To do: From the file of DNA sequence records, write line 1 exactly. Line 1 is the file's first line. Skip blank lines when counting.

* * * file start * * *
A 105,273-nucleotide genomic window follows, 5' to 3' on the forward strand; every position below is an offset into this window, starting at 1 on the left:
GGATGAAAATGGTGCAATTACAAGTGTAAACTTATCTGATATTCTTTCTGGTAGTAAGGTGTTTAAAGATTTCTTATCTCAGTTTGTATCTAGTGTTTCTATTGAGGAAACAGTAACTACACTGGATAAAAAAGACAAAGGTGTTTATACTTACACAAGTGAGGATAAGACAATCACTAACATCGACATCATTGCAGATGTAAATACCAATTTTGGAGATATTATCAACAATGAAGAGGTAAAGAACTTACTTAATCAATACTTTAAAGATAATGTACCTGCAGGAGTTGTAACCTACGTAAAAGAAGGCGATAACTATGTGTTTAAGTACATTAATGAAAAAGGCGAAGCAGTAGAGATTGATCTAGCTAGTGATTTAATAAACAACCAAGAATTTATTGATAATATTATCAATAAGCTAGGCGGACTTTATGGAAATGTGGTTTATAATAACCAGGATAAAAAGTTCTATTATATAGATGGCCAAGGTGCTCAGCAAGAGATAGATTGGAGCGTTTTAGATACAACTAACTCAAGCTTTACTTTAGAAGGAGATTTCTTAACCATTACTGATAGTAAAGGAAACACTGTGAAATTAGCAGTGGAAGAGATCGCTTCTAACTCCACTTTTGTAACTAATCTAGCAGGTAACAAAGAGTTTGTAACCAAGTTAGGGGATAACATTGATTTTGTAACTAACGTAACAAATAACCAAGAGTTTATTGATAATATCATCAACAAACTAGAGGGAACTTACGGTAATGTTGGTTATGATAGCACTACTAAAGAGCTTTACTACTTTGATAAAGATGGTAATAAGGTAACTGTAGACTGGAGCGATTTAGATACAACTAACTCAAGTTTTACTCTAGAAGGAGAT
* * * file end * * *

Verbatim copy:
A 105,273-nucleotide genomic window follows, 5' to 3' on the forward strand; every position below is an offset into this window, starting at 1 on the left: